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The planning process

1. Outline the Objective


2. Analyse the Environment
3. Develop & Evaluate
Alternatives
4. Implement an Alternative
5. Monitor & Review
SWOT used to analyse
Strengths inside the
organisation
Weaknesses inside the
organisation
Opportunities outside the
organisation
Threats outside the
organisation
The organising process
1. Determining the Tasks
2. Classifying and Grouping Tasks
3. Assigning Work and Delegating
Authority
Procedures
1. Identify an Issue or Problem
2. Research & Analyse
Environments
3. Consult Stakeholders
4. Develop a Draft Policy for
Review by
Stakeholders
5. Revise the Policy
6. Approve & Distribute the new
Policy
7. Monitor & Evaluate the new
Policy
Management Control
Autocratic
Persuasive
Consultative
Participative
Lassez-Faire
Problem Solving
1. Identify the Problem and
Causes
2. Gather Revelant Information
3. Develop Alternate Solutions
4. Analyse the Aternatives
5. Choose one Alternative and
Implement it
6. Evaluate the Solution
Master Production Schedule
1. Quantity of each item
2. Type of each item
3. How production takes place
4. When production takes place
5. Where production takes place
6. Labour required
Maslows Need Hierarchy
1. Self Actualistation
2. Self Esteem

3. Belonging
4. Safety
5. Physiological
Negotiating Agreements
Aware of awards and national
employment standards
Table relevant information
Consult widely
Keep an open mind
Remember the big picture
Exercise care
Lodge the agreement
Kotters Theory of Change
Management
1. Establish necessity
2. Establish a guiding group
3. Create a vision
4. Communicate the vision
5. Empower people
6. Recognise & reward
7. Consolidate improvements
8. Institutionalise the change
Hertzbergs Two Factor
Theory
Some things stop people
becoming dissatisfied
(Environment) and other things
motivate people (Motivators)
Environment - extrinsic to the
worker
Motivator - intrinsic to the worker
Lockes Goal Setting Theory
Set Goals
Feedback
Motivation
Improve Performance
Employment Cycle
Maintaining
Terminating
Establishing
HR Planning
How many workers are needed?
What qualifications & skills are
needed?
When and where workers are
needed?

The Selection Process


Short list applications
Tests
Interviews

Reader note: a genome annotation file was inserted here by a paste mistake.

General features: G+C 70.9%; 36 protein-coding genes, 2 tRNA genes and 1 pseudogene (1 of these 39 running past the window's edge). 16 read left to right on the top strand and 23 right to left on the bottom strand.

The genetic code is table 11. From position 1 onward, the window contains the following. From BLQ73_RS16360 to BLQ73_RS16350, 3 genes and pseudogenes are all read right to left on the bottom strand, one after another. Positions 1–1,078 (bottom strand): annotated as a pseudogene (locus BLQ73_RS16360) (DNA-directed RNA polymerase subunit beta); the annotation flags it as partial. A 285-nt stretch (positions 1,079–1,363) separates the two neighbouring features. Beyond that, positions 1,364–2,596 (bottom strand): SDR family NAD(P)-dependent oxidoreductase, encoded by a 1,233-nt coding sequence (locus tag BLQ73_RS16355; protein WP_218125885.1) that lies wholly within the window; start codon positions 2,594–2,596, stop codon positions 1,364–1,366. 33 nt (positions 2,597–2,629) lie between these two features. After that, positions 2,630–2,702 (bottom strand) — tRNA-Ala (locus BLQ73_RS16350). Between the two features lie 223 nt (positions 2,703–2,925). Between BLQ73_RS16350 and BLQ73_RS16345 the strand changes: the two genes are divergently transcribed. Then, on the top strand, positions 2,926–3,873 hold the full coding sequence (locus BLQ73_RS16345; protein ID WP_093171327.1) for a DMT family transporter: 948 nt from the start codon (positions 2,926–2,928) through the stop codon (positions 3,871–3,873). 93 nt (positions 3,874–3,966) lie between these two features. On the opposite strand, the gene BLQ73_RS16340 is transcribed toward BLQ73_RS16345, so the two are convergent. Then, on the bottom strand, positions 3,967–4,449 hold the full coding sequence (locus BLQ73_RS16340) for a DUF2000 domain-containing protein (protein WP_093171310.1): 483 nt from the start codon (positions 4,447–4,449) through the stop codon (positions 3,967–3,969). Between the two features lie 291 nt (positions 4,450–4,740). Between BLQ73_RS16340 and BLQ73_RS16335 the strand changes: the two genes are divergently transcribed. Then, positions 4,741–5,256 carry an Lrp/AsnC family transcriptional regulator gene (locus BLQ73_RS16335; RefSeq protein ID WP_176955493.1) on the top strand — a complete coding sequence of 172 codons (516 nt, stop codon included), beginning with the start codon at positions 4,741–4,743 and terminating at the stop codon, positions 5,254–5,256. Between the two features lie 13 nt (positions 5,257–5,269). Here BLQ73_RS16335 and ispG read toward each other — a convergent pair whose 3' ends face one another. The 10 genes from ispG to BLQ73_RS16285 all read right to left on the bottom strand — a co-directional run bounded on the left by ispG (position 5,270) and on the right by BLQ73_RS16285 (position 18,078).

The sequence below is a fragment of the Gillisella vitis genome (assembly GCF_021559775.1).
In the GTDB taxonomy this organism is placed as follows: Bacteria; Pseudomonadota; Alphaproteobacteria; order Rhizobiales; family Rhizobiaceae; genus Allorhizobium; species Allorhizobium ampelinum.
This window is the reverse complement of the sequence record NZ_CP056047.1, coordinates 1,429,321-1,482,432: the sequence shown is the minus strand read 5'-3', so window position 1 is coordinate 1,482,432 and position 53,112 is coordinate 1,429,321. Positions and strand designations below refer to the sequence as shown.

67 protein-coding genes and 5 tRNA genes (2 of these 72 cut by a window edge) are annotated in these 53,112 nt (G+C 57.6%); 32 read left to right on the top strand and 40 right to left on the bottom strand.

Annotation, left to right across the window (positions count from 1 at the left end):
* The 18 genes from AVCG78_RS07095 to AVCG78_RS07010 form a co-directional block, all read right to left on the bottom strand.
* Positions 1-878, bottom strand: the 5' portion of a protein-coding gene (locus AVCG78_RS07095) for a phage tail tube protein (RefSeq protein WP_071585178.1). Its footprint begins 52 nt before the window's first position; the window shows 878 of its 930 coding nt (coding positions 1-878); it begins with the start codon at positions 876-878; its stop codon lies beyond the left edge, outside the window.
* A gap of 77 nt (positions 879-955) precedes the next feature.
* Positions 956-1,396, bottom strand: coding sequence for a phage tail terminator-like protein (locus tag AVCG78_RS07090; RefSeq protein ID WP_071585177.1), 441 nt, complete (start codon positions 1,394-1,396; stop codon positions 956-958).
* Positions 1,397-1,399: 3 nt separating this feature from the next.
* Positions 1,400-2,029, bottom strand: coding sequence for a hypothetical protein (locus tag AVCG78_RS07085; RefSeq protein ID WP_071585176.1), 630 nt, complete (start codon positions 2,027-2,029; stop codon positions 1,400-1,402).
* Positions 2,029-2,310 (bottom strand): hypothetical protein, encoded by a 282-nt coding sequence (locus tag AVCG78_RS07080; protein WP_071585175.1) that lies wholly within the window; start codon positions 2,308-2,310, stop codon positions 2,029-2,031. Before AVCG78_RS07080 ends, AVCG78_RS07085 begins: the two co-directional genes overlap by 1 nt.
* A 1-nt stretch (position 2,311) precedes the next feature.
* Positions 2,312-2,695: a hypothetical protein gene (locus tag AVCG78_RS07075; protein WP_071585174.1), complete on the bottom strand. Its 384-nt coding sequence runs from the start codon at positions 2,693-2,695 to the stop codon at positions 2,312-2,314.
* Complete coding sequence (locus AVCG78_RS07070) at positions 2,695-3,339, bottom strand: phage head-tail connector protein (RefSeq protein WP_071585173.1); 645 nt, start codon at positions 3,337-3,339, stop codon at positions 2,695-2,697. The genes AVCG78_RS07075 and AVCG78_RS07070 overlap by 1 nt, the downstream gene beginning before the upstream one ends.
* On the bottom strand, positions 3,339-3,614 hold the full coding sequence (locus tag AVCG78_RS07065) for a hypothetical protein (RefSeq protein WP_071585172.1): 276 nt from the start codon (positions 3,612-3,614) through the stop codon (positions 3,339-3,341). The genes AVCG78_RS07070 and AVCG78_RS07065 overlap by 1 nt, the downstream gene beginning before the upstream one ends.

Background Checks
Select (better) candidate
Remuneration Package
Wage
Salary
Benefits
Salary Sacrifice
Benefits of Training
To the Worker:
Opportunities promotion & self
improvement
Satisfaction performing tasks
better
Challenge learning new things
Adaptable able to adapt to
change
To the Organisation:
Improve work quality
Increases work productivity
Better able to initiate and cope
with change
Achieve objective more easily
Reduce costs
Training
Job Rotation moving around the
organisation
Mentoring using another person
as a coach for guidance and
support
Formal Training undertaking
specific management training
such as an MBA (Masters in
Business Administration)
Rewards & Recognition
Motivation
Equitable
Clear
Defensible
Consistent
Relevant
Cost Effective
Integrated with Objectives

Job Description is a written


statement of tasks, duties and
responsibilities.
Job Specification is a list of key
qualifications, skills and expertise
required for a job.
Job Analysis is a systematic study
of each employees studies, tasks
and work environment.

Performance Appraisal
Provide feedback to workers
A measure for promotion, pay
rises etc.
Helps the organisation monitor its
workers
Identify training & development
needs
Identify new objectives & plan
future performance

Job Design
What tasks?
Who, how and when performed?

Centralised System
The government controlled the
system and all wages &

conditions were the same for all


workers in the same areas of
work.
Decentralised System
Individual organisations control
their own system and decide the

pay and conditions (above the


legal standards) for their own
employees.
Awards
In the past contained the terms
and conditions of employments

which applied to particular


industries.
Today are a set of 10 minimum
agreements that apply where no
enterprise agreement has been
reached.